A married father committed suicide Tuesday by shooting himself in the head, apparently after he found out that his wife has been cheating on him and that she intends to prevent him from seeing his children.
“What kind of people are there in the world,” the man – whose initials are I.B. – wrote on Facebook Tuesday morning. “I have been married for 23 years, I admired my wife and I did not betray her even once. Now that she has understood that I caught her cheating she wants to divorce; it’s not enough that the heart breaks, but to distance me from my children as well.
“How much suffering, lies and hypocrisy there are in this worthless world… No one can help and there is no one to talk to. I have nowhere to go and no hope at all. Farewell, all of you, for I have had enough of this hypocritical life.”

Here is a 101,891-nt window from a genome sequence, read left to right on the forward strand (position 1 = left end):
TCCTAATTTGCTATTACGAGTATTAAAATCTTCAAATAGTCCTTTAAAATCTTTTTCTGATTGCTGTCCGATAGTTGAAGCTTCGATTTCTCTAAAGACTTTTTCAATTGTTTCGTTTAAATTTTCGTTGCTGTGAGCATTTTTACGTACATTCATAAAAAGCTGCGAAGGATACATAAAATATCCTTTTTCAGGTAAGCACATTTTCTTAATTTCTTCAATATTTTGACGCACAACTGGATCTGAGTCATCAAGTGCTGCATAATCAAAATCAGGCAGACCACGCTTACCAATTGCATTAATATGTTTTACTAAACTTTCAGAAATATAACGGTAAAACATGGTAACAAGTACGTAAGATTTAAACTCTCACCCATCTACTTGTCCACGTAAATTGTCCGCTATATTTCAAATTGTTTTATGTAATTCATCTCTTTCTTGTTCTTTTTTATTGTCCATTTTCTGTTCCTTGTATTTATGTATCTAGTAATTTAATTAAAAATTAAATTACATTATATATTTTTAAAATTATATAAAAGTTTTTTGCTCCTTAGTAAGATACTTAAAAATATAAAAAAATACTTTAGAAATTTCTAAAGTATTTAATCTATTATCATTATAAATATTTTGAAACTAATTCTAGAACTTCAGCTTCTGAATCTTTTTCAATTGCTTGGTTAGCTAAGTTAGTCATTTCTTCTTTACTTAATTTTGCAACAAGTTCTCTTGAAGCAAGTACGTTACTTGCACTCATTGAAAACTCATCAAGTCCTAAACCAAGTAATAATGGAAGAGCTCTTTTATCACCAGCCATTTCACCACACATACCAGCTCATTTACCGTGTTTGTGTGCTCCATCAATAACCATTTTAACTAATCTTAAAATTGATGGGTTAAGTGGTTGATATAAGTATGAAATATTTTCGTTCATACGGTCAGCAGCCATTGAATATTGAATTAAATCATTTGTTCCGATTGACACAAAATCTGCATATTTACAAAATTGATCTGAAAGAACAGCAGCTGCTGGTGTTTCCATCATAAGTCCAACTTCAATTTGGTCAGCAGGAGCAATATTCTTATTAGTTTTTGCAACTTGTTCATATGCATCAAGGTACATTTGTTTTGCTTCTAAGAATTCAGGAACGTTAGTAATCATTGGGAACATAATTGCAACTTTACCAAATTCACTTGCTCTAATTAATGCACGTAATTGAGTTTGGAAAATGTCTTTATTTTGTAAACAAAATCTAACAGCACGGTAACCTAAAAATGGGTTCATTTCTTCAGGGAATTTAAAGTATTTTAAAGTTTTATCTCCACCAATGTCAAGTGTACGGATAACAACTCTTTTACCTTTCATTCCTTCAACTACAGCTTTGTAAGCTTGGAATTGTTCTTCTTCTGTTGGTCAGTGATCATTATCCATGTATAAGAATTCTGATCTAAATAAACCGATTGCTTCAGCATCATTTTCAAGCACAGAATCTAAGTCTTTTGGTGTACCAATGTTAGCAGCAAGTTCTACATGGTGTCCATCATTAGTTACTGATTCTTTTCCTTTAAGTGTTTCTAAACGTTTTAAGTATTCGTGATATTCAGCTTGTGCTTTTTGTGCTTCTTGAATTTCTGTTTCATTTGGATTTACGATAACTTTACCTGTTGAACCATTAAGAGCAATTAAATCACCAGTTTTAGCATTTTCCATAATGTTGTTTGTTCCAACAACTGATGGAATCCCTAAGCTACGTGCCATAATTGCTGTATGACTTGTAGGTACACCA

The commenters on his message tried to cheer him up but relatives soon informed them that it was too late and that he had shot himself in the head and was hospitalized in critical condition. A few hours later, they announced he had died.
It can be gleaned from the message that the man understood that his wife intended to have a distancing order issued against him, as is common in divorce proceedings.
Justice Minister Ayelet Shaked promised divorced fathers’ organizations last year that State Attorney’s Instruction 2.5, which effectively prevents the filing of charges against women who file false complaints of violence and sex offenses against men, would be annulled within a few weeks’ time. Several months have passed but this has not happened.
The rate of suicide among Israeli divorced men is nine times higher than among married ones. Often, they are assigned child support payments beyond their means, and face frivolous criminal charges about alleged violence. As a result of these charges, many are distanced from their homes and children for long periods of time.
All attempts to change this situation are met with stiff resistance from self-styled women’s groups, which claim to represent all women.